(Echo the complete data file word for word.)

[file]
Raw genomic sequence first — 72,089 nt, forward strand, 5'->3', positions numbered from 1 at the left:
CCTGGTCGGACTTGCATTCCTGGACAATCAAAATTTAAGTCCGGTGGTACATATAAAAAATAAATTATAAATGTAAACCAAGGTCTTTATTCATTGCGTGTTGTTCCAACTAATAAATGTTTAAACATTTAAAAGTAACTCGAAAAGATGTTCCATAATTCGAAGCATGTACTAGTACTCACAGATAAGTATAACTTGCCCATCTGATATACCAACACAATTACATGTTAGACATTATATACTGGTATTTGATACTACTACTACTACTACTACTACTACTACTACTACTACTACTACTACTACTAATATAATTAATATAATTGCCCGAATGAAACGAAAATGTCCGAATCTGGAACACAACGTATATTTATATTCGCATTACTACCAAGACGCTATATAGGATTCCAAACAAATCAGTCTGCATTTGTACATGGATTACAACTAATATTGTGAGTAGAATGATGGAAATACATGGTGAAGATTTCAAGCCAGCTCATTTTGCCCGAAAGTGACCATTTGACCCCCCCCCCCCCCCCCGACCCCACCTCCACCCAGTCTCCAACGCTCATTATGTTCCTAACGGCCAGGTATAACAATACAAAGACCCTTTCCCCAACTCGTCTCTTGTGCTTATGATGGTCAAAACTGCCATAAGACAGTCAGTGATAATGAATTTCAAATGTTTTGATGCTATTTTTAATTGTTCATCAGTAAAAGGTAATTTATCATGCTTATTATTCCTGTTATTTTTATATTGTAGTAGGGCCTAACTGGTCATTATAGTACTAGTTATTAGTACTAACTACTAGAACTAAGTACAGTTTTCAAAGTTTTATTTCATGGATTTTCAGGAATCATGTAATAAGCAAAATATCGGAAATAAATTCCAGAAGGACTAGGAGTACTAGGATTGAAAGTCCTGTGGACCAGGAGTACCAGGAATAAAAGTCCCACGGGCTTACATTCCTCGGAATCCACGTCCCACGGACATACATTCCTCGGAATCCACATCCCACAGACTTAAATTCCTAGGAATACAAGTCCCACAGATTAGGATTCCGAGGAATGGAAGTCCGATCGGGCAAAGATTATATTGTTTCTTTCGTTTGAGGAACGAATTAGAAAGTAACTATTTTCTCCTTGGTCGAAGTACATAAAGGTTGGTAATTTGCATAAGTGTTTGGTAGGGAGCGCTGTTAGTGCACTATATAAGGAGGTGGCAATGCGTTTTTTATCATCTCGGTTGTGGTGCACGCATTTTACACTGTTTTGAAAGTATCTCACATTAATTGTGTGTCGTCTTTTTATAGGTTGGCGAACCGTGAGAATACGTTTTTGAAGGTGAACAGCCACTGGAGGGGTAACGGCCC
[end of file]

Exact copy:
Raw genomic sequence first — 72,089 nt, forward strand, 5'->3', positions numbered from 1 at the left:
CCTGGTCGGACTTGCATTCCTGGACAATCAAAATTTAAGTCCGGTGGTACATATAAAAAATAAATTATAAATGTAAACCAAGGTCTTTATTCATTGCGTGTTGTTCCAACTAATAAATGTTTAAACATTTAAAAGTAACTCGAAAAGATGTTCCATAATTCGAAGCATGTACTAGTACTCACAGATAAGTATAACTTGCCCATCTGATATACCAACACAATTACATGTTAGACATTATATACTGGTATTTGATACTACTACTACTACTACTACTACTACTACTACTACTACTACTACTACTACTAATATAATTAATATAATTGCCCGAATGAAACGAAAATGTCCGAATCTGGAACACAACGTATATTTATATTCGCATTACTACCAAGACGCTATATAGGATTCCAAACAAATCAGTCTGCATTTGTACATGGATTACAACTAATATTGTGAGTAGAATGATGGAAATACATGGTGAAGATTTCAAGCCAGCTCATTTTGCCCGAAAGTGACCATTTGACCCCCCCCCCCCCCCCCGACCCCACCTCCACCCAGTCTCCAACGCTCATTATGTTCCTAACGGCCAGGTATAACAATACAAAGACCCTTTCCCCAACTCGTCTCTTGTGCTTATGATGGTCAAAACTGCCATAAGACAGTCAGTGATAATGAATTTCAAATGTTTTGATGCTATTTTTAATTGTTCATCAGTAAAAGGTAATTTATCATGCTTATTATTCCTGTTATTTTTATATTGTAGTAGGGCCTAACTGGTCATTATAGTACTAGTTATTAGTACTAACTACTAGAACTAAGTACAGTTTTCAAAGTTTTATTTCATGGATTTTCAGGAATCATGTAATAAGCAAAATATCGGAAATAAATTCCAGAAGGACTAGGAGTACTAGGATTGAAAGTCCTGTGGACCAGGAGTACCAGGAATAAAAGTCCCACGGGCTTACATTCCTCGGAATCCACGTCCCACGGACATACATTCCTCGGAATCCACATCCCACAGACTTAAATTCCTAGGAATACAAGTCCCACAGATTAGGATTCCGAGGAATGGAAGTCCGATCGGGCAAAGATTATATTGTTTCTTTCGTTTGAGGAACGAATTAGAAAGTAACTATTTTCTCCTTGGTCGAAGTACATAAAGGTTGGTAATTTGCATAAGTGTTTGGTAGGGAGCGCTGTTAGTGCACTATATAAGGAGGTGGCAATGCGTTTTTTATCATCTCGGTTGTGGTGCACGCATTTTACACTGTTTTGAAAGTATCTCACATTAATTGTGTGTCGTCTTTTTATAGGTTGGCGAACCGTGAGAATACGTTTTTGAAGGTGAACAGCCACTGGAGGGGTAACGGCCC